Would a year on the road help you get your priorities straight? Janet Groene’s book Living Aboard Your RV, 4th Edition, covers RV life from making the decision and choosing a rig to settling down again when it’s all over. Kids on board?  Need an income? The book also covers home schooling and how to make a living on the go.

See Janet Groene’s RV-ready recipes at Camp and RV Cook.

Snacks for the road, the trail, backpack, lunchbox. When you make you own trail mixes you save a bundle. Package them in small batches for portion control. You can also adjust ingredients to eliminated allergens or other dietary no-no’s. See Create A Gorp.

Friday, October 10, 2014

Rent an RV, a Magic Carpet on Wheels

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Janet Groene's
10 Reasons to Rent an RV
    Why rent an RV if you already own one? Why rent if you never tried the lifestyle?  Why rent one now,  even though you know you'll never take an RV trip again? Here’s why. Click on the El Monte icon above right to check locales, prices, RV sizes. Then lock in your dates.

1. With a rental RV you’ll have a temporary guest suite in your driveway or back yard (where allowed by the homeowner association). If your own RV isn’t large enough for a girlfriend getaway or the extended family, rent one to do the trip.  

2.  No garage? Stage a yard sale out of the RV at a flea market or other likely spot, then use the profits to have a whale of a camping trip.

3. Take the trip of a lifetime. Leave your own RV at home and fly to Alaska or Los Angeles or New York and rent there. Miami rentals jump start your vacation in the Florida Keys. A Las Vegas rental puts you next door to Death Valley National Park. An Anchorage or Seattle rental opens the door to the wonders of Alaska or British Columbia.  

4. Stage a family reunion at a campground that has a variety of campsites to accommodate your rig, other family members’ rigs and cottages for family members who have no RV.

5. Have magnetic signs made for the sides of the RV to advertise your business, website or
twitter handle.

6. The best tailgate parties begin with an RV with its own kitchen and bathroom.

7. Introduce the children to camping in a hard-sided camper that keeps them warm, dry and bear proof. 

8.  Have an extensive test drive in the kind of RV you’re thinking of buying. By the end of the rental you may realize you may want something smaller, larger or with a different layout. 

9. Have housing with you while you follow NASCAR, your NFL team, political candidate or your child’s swim meets or gymnastic competitions.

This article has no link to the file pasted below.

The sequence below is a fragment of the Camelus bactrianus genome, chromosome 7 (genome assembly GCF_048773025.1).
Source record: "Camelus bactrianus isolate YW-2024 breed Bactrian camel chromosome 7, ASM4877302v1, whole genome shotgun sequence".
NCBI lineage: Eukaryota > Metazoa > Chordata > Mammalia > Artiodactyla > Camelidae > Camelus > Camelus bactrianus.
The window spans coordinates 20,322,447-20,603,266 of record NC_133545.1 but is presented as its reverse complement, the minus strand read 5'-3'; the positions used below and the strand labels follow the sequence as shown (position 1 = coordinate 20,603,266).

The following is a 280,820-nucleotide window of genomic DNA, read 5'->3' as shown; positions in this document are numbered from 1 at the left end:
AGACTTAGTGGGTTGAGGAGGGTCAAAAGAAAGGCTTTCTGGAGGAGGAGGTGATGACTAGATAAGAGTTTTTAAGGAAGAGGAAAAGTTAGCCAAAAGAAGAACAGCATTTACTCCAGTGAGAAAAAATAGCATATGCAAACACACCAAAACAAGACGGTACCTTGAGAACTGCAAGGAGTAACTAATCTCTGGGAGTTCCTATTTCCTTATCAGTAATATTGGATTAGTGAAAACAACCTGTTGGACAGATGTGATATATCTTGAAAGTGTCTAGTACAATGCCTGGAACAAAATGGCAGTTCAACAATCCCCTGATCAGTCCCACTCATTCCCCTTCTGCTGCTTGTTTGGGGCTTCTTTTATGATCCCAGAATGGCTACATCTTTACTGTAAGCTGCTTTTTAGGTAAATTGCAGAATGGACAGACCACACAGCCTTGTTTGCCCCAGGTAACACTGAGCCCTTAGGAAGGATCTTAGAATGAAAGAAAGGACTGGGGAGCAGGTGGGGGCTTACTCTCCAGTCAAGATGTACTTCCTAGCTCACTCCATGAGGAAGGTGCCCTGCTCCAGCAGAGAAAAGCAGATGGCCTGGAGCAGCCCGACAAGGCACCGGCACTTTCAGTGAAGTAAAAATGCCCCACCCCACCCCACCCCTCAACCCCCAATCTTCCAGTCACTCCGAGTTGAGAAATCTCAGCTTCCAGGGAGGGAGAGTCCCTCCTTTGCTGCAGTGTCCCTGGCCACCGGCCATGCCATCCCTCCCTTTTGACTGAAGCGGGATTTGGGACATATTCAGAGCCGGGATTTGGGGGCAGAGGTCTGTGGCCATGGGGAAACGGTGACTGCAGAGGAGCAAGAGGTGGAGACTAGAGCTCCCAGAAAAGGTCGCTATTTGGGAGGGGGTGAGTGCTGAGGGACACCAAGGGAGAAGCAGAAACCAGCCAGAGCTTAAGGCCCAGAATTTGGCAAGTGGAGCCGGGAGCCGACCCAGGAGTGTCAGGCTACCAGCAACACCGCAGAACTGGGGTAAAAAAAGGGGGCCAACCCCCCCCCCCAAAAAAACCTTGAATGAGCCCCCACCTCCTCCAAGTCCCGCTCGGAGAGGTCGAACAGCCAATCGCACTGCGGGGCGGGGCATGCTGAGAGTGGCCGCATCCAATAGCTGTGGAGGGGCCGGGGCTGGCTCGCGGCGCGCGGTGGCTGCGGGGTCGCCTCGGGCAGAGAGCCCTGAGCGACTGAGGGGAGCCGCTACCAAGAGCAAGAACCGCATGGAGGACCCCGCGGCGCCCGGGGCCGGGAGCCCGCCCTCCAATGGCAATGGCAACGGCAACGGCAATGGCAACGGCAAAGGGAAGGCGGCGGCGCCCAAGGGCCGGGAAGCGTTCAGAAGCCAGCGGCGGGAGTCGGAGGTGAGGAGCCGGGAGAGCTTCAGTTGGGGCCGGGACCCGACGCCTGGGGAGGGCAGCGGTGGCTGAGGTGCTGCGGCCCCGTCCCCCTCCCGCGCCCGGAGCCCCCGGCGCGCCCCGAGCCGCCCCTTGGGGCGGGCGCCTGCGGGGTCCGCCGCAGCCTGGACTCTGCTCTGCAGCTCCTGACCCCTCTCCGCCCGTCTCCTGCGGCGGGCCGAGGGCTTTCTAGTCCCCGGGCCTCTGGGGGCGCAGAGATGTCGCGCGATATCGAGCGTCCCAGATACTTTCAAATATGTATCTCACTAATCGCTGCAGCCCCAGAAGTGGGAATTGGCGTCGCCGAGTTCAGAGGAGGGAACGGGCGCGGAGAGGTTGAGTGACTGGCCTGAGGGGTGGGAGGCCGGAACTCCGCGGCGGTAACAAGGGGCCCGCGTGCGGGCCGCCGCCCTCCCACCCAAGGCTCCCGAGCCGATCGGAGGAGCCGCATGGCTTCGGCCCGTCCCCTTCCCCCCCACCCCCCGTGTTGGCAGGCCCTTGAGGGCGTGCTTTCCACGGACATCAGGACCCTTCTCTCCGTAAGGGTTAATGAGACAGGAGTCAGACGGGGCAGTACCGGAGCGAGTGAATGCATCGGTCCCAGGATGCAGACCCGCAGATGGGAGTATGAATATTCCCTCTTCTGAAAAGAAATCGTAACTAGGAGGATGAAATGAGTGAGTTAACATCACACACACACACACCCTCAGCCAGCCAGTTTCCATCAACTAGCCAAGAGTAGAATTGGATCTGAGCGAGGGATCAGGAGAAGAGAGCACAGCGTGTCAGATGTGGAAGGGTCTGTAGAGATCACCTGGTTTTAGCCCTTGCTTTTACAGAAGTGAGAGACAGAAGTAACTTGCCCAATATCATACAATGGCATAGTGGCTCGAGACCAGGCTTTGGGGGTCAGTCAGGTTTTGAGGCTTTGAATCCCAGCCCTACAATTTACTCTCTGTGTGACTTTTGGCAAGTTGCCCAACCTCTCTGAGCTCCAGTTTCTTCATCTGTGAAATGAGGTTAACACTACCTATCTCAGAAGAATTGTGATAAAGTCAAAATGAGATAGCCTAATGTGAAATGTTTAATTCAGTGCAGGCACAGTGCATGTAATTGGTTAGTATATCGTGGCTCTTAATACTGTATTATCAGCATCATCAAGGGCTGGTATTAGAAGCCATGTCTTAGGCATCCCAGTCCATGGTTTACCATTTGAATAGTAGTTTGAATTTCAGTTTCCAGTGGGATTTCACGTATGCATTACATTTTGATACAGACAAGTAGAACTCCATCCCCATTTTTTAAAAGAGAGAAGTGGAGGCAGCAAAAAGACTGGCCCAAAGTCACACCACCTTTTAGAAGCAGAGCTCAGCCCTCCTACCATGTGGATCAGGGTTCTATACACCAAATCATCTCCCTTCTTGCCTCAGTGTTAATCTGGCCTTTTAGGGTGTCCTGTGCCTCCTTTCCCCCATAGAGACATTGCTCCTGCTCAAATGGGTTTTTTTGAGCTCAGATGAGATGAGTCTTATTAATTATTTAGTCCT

10. Remodeling the house? Move into an RV rental to get away from the sawdust, noise and  mess. 

See Janet Groene's weekly blog featuring easy recipes for camping and RV travel.

Friday, October 3, 2014

Yes, You CAN Afford that New RV, Motorhome, Camper

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High Finance
copyright janet groene

Is this the year you’ll break free, buy an RV and become a full-time highway traveler? Write that novel, start that online business, research the family tree, visit your sorority sisters around the county, create an art portfolio. 

Possibilities are endless when you have an empty road ahead and a complete, compact household behind. Start by knowing your personal financial status. Then prowl as many showrooms and RV shows as possible to become a smart buyer using a smart loan. Here’s how.

* As long as it has complete living facilities (bed, bath and kitchen) an RV qualifies for a mortgage deduction just as a house does. It must be your primary domicile or second home.
* Know your credit score, then get pre-approved for credit. It gives you a head start when you start serious negotiations with the seller.
* Know the different types of loans available such as fixed rate, fixed term, adjustable rate and so on.
* If you already have an RV that is not paid for, you may get pre-approval on a loan for a new one but the bank may not accept application for a new loan until the existing loan is cleared.
* Shop around for credit. Dealer financing is usually the easiest but they may make up for a low interest rate with higher fees, closing cost, detailing, a warranty, dealer prep and accessories.
* If you’re counting on a home equity loan to help with the financing, do your homework. You may find that your house has less equity than you thought and may even be upside down.
* All loans affect your credit score,  so don’t get in over your head. Monthly RV payments are just the beginning.  You may also want to finance a campsite, lot or a campground membership.
* Don't think you have to buy new. Financing is also available for a used RV.
* After getting your financial ducks in a row you’re now ready to start shopping for the rig,  layout and color scheme of your dreams. 

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Stock your camper's pantry or grub box with foods for a rainy day. See this week’s recipe made entirely from supermarket shelf foods at